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# Talk:Irrational numbers

See User_talk:Alonso_del_Arte#Irrational_numbers. — Daniel Forgues 16:27, 16 March 2016 (UTC)

## The higher the degree of an algebraic number, the faster the sequence of convergents converges

Is that because the higher the degree
 n
of an algebraic number
 ξ
, the larger the denominator
 q
needs to be, such that
${\begin{array}{l}\displaystyle {\left\vert \xi -{\frac {p}{q}}\right\vert <\epsilon ,\quad (p,q)=1.}\end{array}}$ Since

${\begin{array}{l}\displaystyle {\left\vert \xi -{\frac {p}{q}}\right\vert =\left\vert \xi -\left({\frac {r+s}{q}}\right)\right\vert =\left\vert \xi -\left({\frac {r}{q}}+{\frac {s}{q}}\right)\right\vert =\left\vert \xi -\left({\frac {r^{\prime }}{q^{\prime }}}+{\frac {s}{q}}\right)\right\vert ,\quad r+s=p,\quad (s,q)=1,}\end{array}}$ and

${\begin{array}{l}\displaystyle {\left\vert \xi -{\frac {r^{\prime }}{q^{\prime }}}\right\vert <\epsilon +\left\vert {\frac {s}{q}}\right\vert ,\quad (s,q)=1,}\end{array}}$ where
 r′ q′
is the reduced form of
 r q
for which
 q′
is much smaller than
 q
for some small
 s
coprime to
 q
, would that explain why? — Daniel Forgues 22:18, 16 March 2016 (UTC)
For transcendental numbers, the denominator
 q
would need to be larger than for any algebraic number, which would explain why they are the easiest to approximate with rational numbers. — Daniel Forgues 22:18, 16 March 2016 (UTC)

All the following statements are true (am I correct?)

• rational numbers are everywhere dense but have density 0 among the up to [real] quadratic numbers of the real line;
• up to quadratic numbers are everywhere dense but have density 0 among the up to cubic numbers of the complex plane;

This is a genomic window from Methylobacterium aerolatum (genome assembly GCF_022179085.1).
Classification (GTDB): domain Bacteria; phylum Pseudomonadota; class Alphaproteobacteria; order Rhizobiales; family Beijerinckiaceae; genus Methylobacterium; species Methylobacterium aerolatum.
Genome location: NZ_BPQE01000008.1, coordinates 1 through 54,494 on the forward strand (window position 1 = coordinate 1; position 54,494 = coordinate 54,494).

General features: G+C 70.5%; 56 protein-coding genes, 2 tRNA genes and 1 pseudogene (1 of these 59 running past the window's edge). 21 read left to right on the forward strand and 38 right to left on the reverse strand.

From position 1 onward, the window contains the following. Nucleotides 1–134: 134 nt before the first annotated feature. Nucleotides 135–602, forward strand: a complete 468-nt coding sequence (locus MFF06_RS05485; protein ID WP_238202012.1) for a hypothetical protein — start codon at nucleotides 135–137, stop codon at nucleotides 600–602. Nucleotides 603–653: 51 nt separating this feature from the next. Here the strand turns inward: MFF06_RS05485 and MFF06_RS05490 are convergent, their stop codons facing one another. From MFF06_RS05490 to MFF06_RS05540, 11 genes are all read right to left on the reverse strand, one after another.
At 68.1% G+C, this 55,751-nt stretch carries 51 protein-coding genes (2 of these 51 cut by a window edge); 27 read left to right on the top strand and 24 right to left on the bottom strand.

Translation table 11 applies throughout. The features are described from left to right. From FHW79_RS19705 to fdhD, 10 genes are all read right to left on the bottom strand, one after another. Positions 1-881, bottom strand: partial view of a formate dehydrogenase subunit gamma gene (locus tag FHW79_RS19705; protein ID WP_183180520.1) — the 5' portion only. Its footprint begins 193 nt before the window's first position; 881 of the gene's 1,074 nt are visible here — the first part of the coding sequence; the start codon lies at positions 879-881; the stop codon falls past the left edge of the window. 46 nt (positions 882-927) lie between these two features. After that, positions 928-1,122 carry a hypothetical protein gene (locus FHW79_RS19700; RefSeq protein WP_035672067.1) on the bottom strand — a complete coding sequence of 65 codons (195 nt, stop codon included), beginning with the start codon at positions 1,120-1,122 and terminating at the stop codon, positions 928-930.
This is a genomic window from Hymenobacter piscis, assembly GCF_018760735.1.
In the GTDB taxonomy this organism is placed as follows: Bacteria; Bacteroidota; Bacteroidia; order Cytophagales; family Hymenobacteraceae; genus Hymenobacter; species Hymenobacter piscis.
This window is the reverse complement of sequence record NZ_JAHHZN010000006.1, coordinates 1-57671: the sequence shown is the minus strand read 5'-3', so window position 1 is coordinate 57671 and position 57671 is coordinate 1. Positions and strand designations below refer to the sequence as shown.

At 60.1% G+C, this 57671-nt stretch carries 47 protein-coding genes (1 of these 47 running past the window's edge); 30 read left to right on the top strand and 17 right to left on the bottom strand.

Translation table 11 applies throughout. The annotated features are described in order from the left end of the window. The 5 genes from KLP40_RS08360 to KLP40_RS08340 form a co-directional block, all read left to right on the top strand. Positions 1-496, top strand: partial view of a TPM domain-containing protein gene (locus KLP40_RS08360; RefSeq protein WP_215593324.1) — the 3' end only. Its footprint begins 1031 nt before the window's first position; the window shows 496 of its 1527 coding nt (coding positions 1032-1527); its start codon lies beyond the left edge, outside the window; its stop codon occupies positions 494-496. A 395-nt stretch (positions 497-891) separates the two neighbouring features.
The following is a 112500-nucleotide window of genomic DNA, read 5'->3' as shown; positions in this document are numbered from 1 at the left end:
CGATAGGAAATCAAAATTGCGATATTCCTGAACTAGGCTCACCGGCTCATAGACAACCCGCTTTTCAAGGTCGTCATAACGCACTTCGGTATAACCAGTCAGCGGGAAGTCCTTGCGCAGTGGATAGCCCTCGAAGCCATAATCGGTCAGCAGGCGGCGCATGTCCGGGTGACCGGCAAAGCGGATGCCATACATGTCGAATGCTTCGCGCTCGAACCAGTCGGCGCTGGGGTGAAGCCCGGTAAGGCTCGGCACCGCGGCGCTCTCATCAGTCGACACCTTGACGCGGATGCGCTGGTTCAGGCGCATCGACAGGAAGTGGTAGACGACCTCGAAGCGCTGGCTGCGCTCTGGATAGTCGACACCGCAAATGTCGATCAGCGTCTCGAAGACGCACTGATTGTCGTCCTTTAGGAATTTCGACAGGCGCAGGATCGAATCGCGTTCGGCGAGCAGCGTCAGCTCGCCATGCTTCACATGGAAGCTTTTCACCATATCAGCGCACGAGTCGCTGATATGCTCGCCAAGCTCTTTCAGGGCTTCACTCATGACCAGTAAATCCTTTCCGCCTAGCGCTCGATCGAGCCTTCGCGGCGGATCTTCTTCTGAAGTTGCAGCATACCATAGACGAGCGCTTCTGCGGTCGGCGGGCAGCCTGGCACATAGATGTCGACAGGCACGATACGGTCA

• up to cubic numbers are everywhere dense but have density 0 among the up to quartic numbers of the complex plane;
• up to quartic numbers are everywhere dense but have density 0 among the up to quintic numbers of the complex plane;
• (...)
• algebraic numbers are everywhere dense but have density 0 (worst than that, they are a countable subset with cardinality  ℵ0
of an uncountable set with cardinality  2 ℵ0
) among the complex numbers.

Am I correct? — Daniel Forgues 22:18, 16 March 2016 (UTC)

## Marking up the numbers of the complex plane

You start with a complex plane with all numbers unmarked, and then (am I correct?)

• mark all the rational numbers of the complex plane (thus an everywhere dense subset with cardinality  ℵ0
of the real line is marked);
• mark all the quadratic numbers of the complex plane (thus an everywhere dense subset with cardinality  ℵ0
of the complex plane is marked);
• mark all the cubic numbers of the complex plane (thus between any pair of up to quadratic numbers, you marked a countable infinity  ℵ0
of cubic numbers);
• mark all the quartic numbers of the complex plane (thus between any pair of up to cubic numbers, you marked a countable infinity  ℵ0
of quartic numbers);
• mark all the quintic numbers of the complex plane (thus between any pair of up to quartic numbers, you marked a countable infinity  ℵ0
of quintic numbers);
• (...)
• finally (can you?)*, mark all the transcendental numbers of the complex plane (thus between any pair of those  ℵ0
algebraic numbers, you marked an uncountable infinity  2 ℵ0
of transcendental numbers) and now all the  2 ℵ0
numbers of the complex plane are marked.

* I don't think you can: the transcendental numbers are a non denumerable set (you can't go about marking a first one, a second one, ... because this will only mark a countable infinity
 ℵ0
of numbers!)

Am I correct? — Daniel Forgues 22:18, 16 March 2016 (UTC)